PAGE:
Essay on Allergens: Immune System and Mast Cells

Submitted By krispy3791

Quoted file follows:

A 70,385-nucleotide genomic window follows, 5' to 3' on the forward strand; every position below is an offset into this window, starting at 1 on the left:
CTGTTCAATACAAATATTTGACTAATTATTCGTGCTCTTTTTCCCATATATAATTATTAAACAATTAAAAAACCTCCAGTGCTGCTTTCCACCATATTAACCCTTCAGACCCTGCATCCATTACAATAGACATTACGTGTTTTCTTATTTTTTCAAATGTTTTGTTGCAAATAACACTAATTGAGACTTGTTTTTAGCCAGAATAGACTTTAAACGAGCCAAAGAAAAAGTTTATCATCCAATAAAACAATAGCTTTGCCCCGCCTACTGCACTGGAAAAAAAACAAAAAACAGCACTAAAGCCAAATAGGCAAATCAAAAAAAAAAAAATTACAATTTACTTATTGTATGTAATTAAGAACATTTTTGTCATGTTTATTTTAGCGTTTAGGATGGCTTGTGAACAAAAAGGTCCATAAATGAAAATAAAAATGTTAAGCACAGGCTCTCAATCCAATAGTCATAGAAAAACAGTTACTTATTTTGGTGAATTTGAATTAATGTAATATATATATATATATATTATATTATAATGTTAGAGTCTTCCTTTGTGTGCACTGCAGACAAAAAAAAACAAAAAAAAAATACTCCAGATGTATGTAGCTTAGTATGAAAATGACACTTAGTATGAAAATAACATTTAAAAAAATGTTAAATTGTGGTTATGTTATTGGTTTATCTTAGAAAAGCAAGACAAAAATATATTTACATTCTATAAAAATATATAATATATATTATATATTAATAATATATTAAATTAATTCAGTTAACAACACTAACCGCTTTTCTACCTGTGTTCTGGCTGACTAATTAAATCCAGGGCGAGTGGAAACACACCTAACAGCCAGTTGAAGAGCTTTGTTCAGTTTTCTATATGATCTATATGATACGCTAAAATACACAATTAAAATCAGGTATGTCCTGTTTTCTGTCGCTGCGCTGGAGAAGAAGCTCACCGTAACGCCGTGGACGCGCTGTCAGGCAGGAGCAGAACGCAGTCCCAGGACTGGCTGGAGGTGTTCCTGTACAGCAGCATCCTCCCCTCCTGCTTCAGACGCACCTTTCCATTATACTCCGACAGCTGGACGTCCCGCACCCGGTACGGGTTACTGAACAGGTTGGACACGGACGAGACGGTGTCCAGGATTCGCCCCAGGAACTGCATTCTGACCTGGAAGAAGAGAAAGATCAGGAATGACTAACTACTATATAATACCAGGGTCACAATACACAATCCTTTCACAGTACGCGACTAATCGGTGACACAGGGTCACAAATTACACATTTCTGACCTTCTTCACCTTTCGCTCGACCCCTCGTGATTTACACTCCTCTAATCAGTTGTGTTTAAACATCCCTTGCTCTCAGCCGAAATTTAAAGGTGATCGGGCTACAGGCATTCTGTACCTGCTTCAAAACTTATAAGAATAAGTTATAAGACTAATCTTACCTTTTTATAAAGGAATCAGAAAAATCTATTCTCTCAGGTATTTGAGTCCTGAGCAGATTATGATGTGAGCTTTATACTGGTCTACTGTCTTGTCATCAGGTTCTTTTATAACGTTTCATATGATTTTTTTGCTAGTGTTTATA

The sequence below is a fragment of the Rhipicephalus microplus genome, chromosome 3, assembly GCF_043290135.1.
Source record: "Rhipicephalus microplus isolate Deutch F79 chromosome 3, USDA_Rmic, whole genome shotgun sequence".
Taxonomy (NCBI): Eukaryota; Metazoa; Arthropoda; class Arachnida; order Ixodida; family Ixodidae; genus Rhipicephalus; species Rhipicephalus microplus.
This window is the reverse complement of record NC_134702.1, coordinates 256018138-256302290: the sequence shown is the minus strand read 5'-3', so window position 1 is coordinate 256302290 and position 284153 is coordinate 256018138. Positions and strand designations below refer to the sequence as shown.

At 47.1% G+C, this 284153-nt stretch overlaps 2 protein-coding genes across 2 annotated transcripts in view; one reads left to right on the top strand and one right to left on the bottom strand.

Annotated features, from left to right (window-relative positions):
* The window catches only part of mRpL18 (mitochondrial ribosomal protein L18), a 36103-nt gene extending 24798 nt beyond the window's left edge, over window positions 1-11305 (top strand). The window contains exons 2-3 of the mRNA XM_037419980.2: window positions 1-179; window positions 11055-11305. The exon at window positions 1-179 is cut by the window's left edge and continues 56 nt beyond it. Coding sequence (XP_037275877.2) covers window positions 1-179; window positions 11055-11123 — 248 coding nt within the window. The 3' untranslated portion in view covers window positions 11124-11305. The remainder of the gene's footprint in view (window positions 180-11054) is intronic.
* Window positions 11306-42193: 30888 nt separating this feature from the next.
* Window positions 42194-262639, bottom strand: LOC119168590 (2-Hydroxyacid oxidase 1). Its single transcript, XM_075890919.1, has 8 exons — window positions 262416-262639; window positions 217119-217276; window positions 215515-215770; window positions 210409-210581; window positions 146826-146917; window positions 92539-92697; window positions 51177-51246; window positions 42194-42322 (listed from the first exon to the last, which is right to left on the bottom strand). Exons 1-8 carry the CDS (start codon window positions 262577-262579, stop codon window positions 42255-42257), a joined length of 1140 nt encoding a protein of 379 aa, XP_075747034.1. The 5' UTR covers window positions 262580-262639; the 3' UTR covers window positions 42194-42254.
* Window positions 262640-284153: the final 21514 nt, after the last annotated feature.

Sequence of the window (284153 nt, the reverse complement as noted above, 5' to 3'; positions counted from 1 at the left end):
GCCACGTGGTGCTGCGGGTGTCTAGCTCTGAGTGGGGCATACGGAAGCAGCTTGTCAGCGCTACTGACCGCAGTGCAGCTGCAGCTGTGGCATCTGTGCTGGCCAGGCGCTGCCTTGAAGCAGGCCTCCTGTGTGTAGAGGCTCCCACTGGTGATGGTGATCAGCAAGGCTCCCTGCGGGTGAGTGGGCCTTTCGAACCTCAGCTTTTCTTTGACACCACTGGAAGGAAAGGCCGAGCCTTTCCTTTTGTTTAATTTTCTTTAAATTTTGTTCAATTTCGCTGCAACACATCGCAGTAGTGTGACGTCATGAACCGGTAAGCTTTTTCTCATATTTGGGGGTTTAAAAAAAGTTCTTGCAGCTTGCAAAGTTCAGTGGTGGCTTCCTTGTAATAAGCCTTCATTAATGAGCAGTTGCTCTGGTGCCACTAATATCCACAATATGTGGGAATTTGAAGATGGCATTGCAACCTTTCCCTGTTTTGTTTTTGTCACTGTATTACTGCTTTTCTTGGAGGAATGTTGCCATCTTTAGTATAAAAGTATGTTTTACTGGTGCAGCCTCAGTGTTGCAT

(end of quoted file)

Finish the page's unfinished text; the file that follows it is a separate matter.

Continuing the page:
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Kristen Magliola 12/1/13 BIO 414 Allergies When foreign antigens possess structures similar to host structures, the immune system can be tricked into attacking itself. This problem is otherwise known as an allergic hypersensitive reaction. The antigen that causes the reaction is called an allergen. So altogether allergies are caused by allergens. There are four different types of allergic/ hypersensitivity reactions. They include: Type II, III hypersensitivity, and I. Last but not least Type IV is cell- mediated hypersensitive. Type I hypersensitivity is otherwise known as IgE mediated hypersensitivity. It usually takes about 2-30 min for the reaction to occur and the host has to be exposed to the allergen twice. This kind of sensitivity can also be referred to as immediate or anaphylactic hypersensitivity. This reaction is usually the most common and it occurs due to excess IgE targeting the antigen. The skin, eyes, nasopharynx(nose) bronco pulmonary tissues( lungs/ asthma) and gastrointestinal tract are usually involved. For example when an individual is exposed (ie bee sting allergy) the smooth muscle contracts and the capillaries dilate due to the release of pharmacologically active substances. To break it down even further the primary cellular component in this hypersensitivity is the mast cell or basophil. The reactions are then amplified by platelets, neutrophils and eosinophils. Altogether the mast cells are mostly made up of eosinohils. As stated above excess IgE is produced in response to the antigen so exposure to the same allergen cross links the cell bound IgE and triggers the release of active substances. This is important in triggering the basophil or mast cells. Basophil degranulation is preceded by increased calcium. Ionophores also promote degrnaulation. Agents that decrease cytoplasmic calcium suppress degranulation. There are also many mediators involved in immediate hypersensitivity. To name a few, they include histamine, tryptase, kininogenase, ECF-A, Leukotriene B-4, C4, D4, Prostoglandins D2, and PAF. Other stimuli such as exercise, stress, chemicals, and anaphylotoxins can also trigger mast cells. These reactions are not considered hypersensitive reactions because they are mediated by agents without a IgE allergen interaction. SO how do they work? They are amplified by platelet activation factors. This causes platelet aggregation and releases amines. These amines are: histamine, heparin, and vasoactive. Cyclic nucleotides also play a role in immediate hypersensitivity. Subtances which alter camp and cGMP levels alter allergic symptoms. Increasing cAMP relieves symptoms and vice versa. Treatment for immediate hypersensitivity includes antihistamines, leukotriene receptor blockers, chromolyn sodium, inhibitors of cyclooxygenase pathway, inhalers/ bronchodilators, Thophylline, and IgG antibodies against Fc potions of IgE. Type II hypersensitivity is otherwise known as cytotoxic hypersensitivity. It is also more severe than type I and takes 5-8 hrs to be initiated. In this case the organs and tissues are affected. Antibodies of IgM and IgG play a big role in this type of reaction. A typical example of type II hypersensitivity is a mismatched blood transfusion. In this case the interaction of antibodies and surface antigens of the cells are followed by complement-assisted lysis of these cells. To sum it up, in antibody-dependent cell-mediated cytotoxicity (ADCC), cells exhibiting the foreign antigen are tagged with antibodies (IgG or IgM) and they are then recognized by natural killer (NK) cells and macrophages, which in turn kill these tagged cells. Type III hypersensitivity is otherwise known as immune complex hypersensitivity. This type of reaction occurs when there is little antibody and an excess of antigen, leading to the formation of small immune complexes. This reaction usually takes 2-8 hrs to have results. In this case the Ag- Ab complexes are…